So how can we un-break our accessibility faux pas?

Set the root HTML font-size as a percentage. That’s a percentage of the user’s default browser font-size. A typical method is to set the HTML font-size to 62.5%. That’s because 62.5% of 16px (typical default browser font-size) is 10px. That would still make 1.6rem = 16px. This now means that if the user’s default browser font-size is changed to, for example, 20px, 1.6rem would now equal 20px. So if your user wants bigger fonts, let them. Happy designer. Happy developer. All numbers are still easy to work with.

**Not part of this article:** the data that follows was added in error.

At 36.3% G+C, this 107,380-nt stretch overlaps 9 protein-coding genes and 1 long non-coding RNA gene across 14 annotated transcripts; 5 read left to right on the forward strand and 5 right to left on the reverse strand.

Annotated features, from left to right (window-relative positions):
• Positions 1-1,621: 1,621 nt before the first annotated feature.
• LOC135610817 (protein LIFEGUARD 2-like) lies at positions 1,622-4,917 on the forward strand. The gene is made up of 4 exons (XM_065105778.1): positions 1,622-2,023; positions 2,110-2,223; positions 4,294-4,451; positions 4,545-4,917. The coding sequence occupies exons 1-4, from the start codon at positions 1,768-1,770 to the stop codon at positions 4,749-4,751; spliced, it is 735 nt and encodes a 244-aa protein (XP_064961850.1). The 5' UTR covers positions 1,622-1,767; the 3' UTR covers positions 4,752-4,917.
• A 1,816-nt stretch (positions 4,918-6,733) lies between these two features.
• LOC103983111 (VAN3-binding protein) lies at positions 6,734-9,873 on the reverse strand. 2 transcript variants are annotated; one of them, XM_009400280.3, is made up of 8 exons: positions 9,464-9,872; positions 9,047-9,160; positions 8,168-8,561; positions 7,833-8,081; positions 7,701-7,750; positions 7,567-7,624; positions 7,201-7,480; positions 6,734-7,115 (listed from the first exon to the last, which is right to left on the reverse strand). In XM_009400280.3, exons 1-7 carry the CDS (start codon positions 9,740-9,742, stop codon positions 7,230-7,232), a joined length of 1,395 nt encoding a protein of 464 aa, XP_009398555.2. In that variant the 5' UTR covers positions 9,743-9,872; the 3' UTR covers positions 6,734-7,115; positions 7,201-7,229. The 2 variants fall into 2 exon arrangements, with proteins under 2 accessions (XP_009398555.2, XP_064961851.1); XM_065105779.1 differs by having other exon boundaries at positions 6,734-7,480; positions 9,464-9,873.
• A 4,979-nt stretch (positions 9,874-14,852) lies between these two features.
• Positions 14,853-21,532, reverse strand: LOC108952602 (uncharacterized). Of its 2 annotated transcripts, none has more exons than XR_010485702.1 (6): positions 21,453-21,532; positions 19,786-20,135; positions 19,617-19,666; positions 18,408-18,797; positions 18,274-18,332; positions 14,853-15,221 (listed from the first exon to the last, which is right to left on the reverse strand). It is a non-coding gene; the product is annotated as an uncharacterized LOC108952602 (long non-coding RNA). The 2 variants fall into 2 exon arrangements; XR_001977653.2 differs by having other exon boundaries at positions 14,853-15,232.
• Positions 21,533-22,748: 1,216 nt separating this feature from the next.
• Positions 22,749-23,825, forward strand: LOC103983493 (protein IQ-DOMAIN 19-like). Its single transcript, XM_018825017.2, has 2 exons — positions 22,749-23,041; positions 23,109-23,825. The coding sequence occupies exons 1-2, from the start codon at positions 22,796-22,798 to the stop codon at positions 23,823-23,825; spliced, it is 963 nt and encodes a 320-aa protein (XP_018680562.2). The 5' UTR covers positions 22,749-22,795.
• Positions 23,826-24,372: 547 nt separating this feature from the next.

The ideal scenario would be to leave the HTML font-size as 100%, but that does make the maths a little bit harder. For example, 16px is now 1rem, 20px is 1.25rem, 24px is 1.5rem etc.

Sass/SCSS to the rescue

Working all of these numbers out in your head would be pretty time consuming. Thankfully, if you use Sass/SCSS, LESS, or any other CSS pre-processor, you shouldn’t worry. You can use functions to calculate these things for you.

What about EMs?

EMs perform initially in a similar fashion to REMs, until it comes to nesting. I’ve never been a fan of EMs, especially when it comes to font-sizes. For example, take a div with a font-size of 2em, then add a paragraph with a font-size of 2em. The font-size of that paragraph is now 2ems relative to the div. I quickly lose track of the maths and what size is what, and it quickly becomes unmanageable. This is what REMs solve - the size always refers back to the root.

What about media queries?